Be All You Can Be, The Army Motto that Inspired a Generation

  June 10th, 2013       Comment on this post!

June 7th, two weeks after the official publication date of my memoir, I had a book launch party at the Gold Star Military Museum on Camp Dodge, in Johnston, Iowa.  It was a evening of eat, drink and be merry.   The guest list included the mayor of the city of Johnston, the state’s former and current public affairs officers, the museum’s board of directors, officers from my American Legion Post 663, actors from The Peak Agency, fellow writers, friends and family.  Outreach Pastor Craig Ferguson of New Hope United Methodist Church provided the invocation and professional singer Sarah Stallman sung one of the most beautiful renditions of the National Anthem I’ve ever heard.  Museum Curator Mike Vogt, “the best pilot I know” who provided the foreword in my book, told the audience about the museum and introduced me.  This is what I said:

I hope that this event brings a touch of inspiration to your life tonight, because I am standing here as evidence that dreams can come true.  Now they don’t always and they don’t automatically, but they can.  And that tiny word “can,” gave me just enough conviction to decide to deploy to Iraq three days before the end of my enlistment contract, just enough resilience to get me through 403 days away from home, just enough hope to start a book that nearly everyone I talked to said would never be published, just enough faith to trust that God designed it all for a purpose higher than what I could ever anticipate.

“Be All You Can Be,” the Army slogan from 1980-2001, the slogan that drew me in on commercial breaks during M*A*S*H and the CBS Evening News with Dan Rather—two of the only television programs I watched growing up.  I’m not sure which had a deeper influence on me, Rather’s reporting, his trustworthy voice and presence delivering  what I assumed to be God’s truth, or Captain “Hawkeye” Pierce, the undeniably brilliant surgeon that never could quite play by the rules.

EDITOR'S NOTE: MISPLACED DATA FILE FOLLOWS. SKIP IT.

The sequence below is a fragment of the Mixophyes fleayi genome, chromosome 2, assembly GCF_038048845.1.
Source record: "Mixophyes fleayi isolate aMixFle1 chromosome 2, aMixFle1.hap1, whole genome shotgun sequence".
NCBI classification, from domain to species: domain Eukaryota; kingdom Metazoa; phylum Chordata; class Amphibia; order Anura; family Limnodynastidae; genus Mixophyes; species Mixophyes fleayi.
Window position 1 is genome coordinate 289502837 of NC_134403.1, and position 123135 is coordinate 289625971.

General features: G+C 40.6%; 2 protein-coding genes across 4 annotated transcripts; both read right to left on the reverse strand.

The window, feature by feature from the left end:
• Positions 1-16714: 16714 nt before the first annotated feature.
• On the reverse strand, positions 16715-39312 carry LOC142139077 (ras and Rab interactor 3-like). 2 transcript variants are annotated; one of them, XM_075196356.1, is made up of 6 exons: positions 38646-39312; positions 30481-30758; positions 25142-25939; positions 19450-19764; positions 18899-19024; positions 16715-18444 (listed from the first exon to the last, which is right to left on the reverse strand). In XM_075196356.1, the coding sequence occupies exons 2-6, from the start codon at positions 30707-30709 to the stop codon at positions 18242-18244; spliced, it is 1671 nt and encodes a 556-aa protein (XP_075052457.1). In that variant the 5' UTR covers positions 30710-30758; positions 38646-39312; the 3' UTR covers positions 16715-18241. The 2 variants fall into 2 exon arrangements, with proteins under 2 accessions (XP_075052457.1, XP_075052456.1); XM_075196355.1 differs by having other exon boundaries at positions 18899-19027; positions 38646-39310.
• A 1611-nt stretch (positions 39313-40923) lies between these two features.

“Be All You Can Be” was the Army’s slogan for 21 years and for good reason.  It worked.  It inspired a nation of young people to become their best by entering into military service; what really could be more truthful.  It certainly was for me.

Three years in the active duty Army, five years in the National Guard and one year deployed to Iraq made an indelible print on my life.  That impression, like a fingerprint, shares characteristics with other military members’ impressions, including putting the mission above all, being prepared for and efficient in all working conditions—indoor or outdoor, physical and mental—adapting and overcoming in order to get the job done, never giving up, being a good leader and team member and always, always keeping that “can-do” spirit.

Yet my experience, and reflection back on it, like a fingerprint is unique to me.  My story, “All I Could Be” a title derived from that old Army slogan, cannot begin to tell the whole story for women in the military or the entire truth of the 2133rd Transportation Company that I was deployed with.  I accepted that limitation from the sketching of the first draft because of the benefit, I believe, that has come and will continue to develop from the final draft.

One benefit is that it starts the conversation.  It’s a line of dialogue, a single descriptive scene, a character portrait that asks the reader first to walk alongside me for a while, endure the gritty desert environment, explore the uniqueness of the female soldier experience, envision the destruction of war and feel the camaraderie, friendship and love of the brother and sisterhood.  It reminds the reader that young people go to war and while making the mistakes expected of their years, they also become hardened and old and wise beyond their years.